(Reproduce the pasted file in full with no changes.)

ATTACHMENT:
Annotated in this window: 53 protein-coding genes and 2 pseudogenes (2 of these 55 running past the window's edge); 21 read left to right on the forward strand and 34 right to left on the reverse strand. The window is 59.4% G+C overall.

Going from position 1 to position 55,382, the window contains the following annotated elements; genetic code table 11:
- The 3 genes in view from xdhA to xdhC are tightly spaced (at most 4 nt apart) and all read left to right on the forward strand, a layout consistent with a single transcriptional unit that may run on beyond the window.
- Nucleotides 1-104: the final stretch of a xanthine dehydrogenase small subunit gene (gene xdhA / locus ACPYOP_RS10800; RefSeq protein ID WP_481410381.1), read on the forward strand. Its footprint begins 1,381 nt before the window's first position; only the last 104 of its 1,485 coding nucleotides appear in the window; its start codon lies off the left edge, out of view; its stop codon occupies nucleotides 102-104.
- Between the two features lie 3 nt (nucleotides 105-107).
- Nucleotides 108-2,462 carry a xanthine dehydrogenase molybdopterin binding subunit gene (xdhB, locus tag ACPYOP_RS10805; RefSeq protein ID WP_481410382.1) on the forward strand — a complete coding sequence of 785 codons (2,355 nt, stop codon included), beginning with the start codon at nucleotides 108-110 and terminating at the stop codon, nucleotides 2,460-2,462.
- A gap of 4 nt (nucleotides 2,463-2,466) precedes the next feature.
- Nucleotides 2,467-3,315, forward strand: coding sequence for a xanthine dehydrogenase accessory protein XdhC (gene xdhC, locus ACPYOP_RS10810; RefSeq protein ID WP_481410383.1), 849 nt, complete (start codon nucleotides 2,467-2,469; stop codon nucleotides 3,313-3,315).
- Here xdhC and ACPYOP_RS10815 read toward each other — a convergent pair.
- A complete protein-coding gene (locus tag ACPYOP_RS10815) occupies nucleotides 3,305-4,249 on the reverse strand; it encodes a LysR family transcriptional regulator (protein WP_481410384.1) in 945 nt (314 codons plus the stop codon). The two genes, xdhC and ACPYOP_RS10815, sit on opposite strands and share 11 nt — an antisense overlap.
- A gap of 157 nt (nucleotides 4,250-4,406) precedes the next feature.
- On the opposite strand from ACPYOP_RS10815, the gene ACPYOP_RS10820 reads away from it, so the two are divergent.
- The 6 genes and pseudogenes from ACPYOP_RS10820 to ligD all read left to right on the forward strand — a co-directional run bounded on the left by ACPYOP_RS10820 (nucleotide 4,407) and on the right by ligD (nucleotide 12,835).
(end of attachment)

Annotated in this window: 53 protein-coding genes and 2 pseudogenes (2 of these 55 running past the window's edge); 21 read left to right on the forward strand and 34 right to left on the reverse strand. The window is 59.4% G+C overall.

Going from position 1 to position 55,382, the window contains the following annotated elements; genetic code table 11:
- The 3 genes in view from xdhA to xdhC are tightly spaced (at most 4 nt apart) and all read left to right on the forward strand, a layout consistent with a single transcriptional unit that may run on beyond the window.
- Nucleotides 1-104: the final stretch of a xanthine dehydrogenase small subunit gene (gene xdhA / locus ACPYOP_RS10800; RefSeq protein ID WP_481410381.1), read on the forward strand. Its footprint begins 1,381 nt before the window's first position; only the last 104 of its 1,485 coding nucleotides appear in the window; its start codon lies off the left edge, out of view; its stop codon occupies nucleotides 102-104.
- Between the two features lie 3 nt (nucleotides 105-107).
- Nucleotides 108-2,462 carry a xanthine dehydrogenase molybdopterin binding subunit gene (xdhB, locus tag ACPYOP_RS10805; RefSeq protein ID WP_481410382.1) on the forward strand — a complete coding sequence of 785 codons (2,355 nt, stop codon included), beginning with the start codon at nucleotides 108-110 and terminating at the stop codon, nucleotides 2,460-2,462.
- A gap of 4 nt (nucleotides 2,463-2,466) precedes the next feature.
- Nucleotides 2,467-3,315, forward strand: coding sequence for a xanthine dehydrogenase accessory protein XdhC (gene xdhC, locus ACPYOP_RS10810; RefSeq protein ID WP_481410383.1), 849 nt, complete (start codon nucleotides 2,467-2,469; stop codon nucleotides 3,313-3,315).
- Here xdhC and ACPYOP_RS10815 read toward each other — a convergent pair.
- A complete protein-coding gene (locus tag ACPYOP_RS10815) occupies nucleotides 3,305-4,249 on the reverse strand; it encodes a LysR family transcriptional regulator (protein WP_481410384.1) in 945 nt (314 codons plus the stop codon). The two genes, xdhC and ACPYOP_RS10815, sit on opposite strands and share 11 nt — an antisense overlap.
- A gap of 157 nt (nucleotides 4,250-4,406) precedes the next feature.
- On the opposite strand from ACPYOP_RS10815, the gene ACPYOP_RS10820 reads away from it, so the two are divergent.
- The 6 genes and pseudogenes from ACPYOP_RS10820 to ligD all read left to right on the forward strand — a co-directional run bounded on the left by ACPYOP_RS10820 (nucleotide 4,407) and on the right by ligD (nucleotide 12,835).